As stylish as it is brutal, Benny Chan and Sammo Hung’s often masterly Cantonese film Call of Heroes is as evocative of classic American Westerns as Chinese martial arts films. Set in 1914 in Pucheng, provincial China, a civil war rages, where the government is ineffective and a whole village is literally on its knees, at the mercy of the evil warlords (Louis Koo’s Commandant Cao, pictured below, is a particularly sadistic, if somewhat one-note figure). It is jaw-droppingly violent, yet tender, and full of dark humour at the most unexpected intervals.
Innocents are often the first casualties of war, and there is no skimping on the gore from the Cao army, who kill seemingly at random.That the teacher at the start of the film, Miss Bai Ling (Zhang Shuying) who provides a strong sense of moral decency, gets murdered early on is nothing short of devastating. Leading her orphaned school children to seek refuge, she is nonetheless killed outright alongside a small boy.
Running counter to this, Sheriff Yang (an imperious, focused Sean Lau) just wants to live in peace with his family. And so begins the revolt. Ropes uncoil like snakes, men and women locked in combat appear airborne at times, and the whole film doesn’t have a wasted scene in it. It looks incredible, almost painterly.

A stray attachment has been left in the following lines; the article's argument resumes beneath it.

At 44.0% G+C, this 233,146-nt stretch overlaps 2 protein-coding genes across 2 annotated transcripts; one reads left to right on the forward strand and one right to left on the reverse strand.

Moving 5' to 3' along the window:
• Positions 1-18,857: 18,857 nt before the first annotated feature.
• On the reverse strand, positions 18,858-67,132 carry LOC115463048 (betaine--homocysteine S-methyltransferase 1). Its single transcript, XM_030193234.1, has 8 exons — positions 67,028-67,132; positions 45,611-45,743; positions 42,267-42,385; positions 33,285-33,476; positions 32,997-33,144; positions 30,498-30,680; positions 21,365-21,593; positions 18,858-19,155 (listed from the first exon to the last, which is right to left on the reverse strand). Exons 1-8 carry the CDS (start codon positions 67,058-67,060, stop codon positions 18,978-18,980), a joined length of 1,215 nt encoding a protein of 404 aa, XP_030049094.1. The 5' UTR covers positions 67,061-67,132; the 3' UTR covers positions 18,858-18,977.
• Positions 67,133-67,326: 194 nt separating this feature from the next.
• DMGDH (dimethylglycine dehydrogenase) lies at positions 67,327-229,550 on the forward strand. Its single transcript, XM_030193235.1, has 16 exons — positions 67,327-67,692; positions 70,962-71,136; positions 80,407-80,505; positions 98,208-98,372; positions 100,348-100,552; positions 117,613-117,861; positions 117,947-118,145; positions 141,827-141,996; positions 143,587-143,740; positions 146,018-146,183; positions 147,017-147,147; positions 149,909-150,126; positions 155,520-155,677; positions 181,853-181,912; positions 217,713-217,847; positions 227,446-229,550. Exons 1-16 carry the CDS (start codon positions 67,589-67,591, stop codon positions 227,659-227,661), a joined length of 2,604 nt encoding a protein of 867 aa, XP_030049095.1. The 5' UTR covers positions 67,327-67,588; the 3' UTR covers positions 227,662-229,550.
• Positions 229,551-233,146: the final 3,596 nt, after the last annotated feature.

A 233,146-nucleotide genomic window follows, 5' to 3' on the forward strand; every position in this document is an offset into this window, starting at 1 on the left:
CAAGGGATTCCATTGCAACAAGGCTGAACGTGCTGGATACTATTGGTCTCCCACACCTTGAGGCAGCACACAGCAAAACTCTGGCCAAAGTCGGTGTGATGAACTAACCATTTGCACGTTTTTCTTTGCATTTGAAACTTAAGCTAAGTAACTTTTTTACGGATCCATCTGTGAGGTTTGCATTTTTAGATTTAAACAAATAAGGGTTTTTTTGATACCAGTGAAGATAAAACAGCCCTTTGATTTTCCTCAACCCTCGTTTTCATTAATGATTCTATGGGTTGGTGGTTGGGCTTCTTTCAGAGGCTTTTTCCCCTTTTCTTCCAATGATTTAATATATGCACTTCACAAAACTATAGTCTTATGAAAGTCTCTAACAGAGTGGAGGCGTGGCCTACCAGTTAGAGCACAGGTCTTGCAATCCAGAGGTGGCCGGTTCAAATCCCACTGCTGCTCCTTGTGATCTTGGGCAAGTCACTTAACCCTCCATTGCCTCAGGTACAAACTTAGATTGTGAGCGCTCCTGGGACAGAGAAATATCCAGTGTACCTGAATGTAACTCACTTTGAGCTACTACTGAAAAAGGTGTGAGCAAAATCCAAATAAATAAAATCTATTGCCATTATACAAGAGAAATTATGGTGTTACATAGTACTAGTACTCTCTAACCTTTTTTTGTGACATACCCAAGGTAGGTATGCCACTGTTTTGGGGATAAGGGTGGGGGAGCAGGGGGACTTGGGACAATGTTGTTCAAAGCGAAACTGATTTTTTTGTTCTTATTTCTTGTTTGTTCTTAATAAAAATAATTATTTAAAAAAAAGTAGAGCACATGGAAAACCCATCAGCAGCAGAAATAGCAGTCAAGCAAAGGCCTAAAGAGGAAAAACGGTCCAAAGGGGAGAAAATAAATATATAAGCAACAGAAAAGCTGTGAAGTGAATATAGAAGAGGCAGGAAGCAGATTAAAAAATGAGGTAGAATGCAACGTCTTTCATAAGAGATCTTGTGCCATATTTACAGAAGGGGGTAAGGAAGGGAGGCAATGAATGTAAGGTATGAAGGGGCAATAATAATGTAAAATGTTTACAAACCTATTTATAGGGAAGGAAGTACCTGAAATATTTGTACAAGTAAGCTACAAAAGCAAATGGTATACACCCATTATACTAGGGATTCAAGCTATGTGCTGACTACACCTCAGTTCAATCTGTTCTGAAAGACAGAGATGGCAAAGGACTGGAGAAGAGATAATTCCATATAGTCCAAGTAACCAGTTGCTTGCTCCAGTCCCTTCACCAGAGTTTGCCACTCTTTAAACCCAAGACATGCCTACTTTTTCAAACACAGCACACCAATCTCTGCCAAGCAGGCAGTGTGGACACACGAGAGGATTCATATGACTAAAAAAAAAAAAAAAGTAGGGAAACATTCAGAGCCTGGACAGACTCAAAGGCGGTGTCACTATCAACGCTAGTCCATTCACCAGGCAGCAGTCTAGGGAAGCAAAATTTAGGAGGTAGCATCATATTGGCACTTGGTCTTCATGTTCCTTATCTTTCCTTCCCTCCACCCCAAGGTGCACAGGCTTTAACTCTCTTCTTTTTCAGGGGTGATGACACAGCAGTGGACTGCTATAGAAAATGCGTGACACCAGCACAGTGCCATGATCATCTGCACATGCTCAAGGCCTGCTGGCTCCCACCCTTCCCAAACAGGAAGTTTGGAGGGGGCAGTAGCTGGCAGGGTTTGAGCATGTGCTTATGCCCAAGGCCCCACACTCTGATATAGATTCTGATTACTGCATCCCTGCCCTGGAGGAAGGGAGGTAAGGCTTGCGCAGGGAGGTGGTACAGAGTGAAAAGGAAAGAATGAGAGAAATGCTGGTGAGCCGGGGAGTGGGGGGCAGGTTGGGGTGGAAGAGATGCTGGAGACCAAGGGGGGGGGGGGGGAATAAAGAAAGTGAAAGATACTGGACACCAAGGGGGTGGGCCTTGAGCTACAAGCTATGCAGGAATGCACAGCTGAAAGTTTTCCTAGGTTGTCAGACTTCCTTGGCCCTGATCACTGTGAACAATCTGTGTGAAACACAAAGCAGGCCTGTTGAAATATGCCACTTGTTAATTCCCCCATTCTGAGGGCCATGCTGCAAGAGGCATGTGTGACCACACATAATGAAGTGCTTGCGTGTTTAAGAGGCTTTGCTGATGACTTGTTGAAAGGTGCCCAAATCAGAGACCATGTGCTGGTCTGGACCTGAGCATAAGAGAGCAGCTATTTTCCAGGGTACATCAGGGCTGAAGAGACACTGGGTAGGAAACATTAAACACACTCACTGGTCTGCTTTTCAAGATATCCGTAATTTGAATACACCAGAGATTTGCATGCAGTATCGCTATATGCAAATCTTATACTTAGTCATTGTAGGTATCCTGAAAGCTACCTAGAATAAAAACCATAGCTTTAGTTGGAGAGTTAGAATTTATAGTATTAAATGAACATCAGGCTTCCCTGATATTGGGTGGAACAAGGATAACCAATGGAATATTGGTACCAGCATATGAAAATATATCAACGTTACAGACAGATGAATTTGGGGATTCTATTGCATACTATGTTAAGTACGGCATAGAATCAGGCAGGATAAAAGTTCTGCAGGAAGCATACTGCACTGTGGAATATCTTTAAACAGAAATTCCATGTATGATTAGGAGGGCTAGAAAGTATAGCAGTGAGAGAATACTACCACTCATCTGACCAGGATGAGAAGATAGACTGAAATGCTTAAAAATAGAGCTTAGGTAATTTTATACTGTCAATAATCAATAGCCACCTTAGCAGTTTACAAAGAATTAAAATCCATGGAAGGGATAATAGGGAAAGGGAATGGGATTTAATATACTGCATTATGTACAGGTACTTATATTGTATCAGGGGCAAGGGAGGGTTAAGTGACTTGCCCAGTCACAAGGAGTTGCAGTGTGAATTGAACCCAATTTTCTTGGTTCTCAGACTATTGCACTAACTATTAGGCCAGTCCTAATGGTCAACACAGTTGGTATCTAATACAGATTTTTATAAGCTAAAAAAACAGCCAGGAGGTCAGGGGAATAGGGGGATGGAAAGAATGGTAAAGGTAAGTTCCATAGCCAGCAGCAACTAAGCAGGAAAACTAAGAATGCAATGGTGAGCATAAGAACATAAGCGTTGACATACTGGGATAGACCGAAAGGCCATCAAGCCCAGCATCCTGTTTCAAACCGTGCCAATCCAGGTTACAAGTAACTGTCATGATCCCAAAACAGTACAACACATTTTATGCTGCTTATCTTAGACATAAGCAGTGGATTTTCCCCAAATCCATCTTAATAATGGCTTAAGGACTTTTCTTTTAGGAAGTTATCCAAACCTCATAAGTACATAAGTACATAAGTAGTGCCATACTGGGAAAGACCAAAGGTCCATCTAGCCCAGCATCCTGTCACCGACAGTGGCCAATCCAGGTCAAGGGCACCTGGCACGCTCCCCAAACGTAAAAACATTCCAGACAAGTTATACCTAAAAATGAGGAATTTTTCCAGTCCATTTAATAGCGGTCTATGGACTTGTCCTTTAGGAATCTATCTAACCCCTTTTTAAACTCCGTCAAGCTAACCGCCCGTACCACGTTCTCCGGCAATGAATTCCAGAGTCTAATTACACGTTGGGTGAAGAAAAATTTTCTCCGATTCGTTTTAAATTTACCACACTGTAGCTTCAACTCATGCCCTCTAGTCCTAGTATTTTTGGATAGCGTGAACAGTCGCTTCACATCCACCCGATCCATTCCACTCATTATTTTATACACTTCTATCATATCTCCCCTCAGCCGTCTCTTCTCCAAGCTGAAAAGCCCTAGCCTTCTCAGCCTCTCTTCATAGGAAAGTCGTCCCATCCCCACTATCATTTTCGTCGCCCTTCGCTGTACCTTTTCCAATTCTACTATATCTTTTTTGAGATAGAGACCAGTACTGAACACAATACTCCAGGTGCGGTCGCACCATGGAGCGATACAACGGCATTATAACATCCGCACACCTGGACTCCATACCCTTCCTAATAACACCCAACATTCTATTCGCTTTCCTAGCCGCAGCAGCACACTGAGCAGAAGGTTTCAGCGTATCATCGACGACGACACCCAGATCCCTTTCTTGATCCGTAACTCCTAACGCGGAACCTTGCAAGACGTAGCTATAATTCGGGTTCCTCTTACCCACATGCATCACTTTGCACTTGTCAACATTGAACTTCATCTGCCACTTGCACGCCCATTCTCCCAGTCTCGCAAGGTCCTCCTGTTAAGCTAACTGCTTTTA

It is as a character-based story that the film excels, however. Sleepy anti-hero Ma Feng (a superb Eddie Peng) is half sloth, half lion- either sleeping, eating, or ready to pounce. He provides some of the wit , with sharp one-liners, narcissism and moments like asking kids to give his adversaries a good spanking on his behalf, or falling off a horse.It is his capricious nature as a character that brings moral ambiguity. Sometimes, after all, you snooze, you don’t always lose.
What should be a conventional story of a village seeking vengeance is elevated by superb twists, characters to root for and an even pacing which renders the whole experience utterly compelling.
Images from Cine Asia
Released on DVD, January 2nd, 2017 via Cine Asia.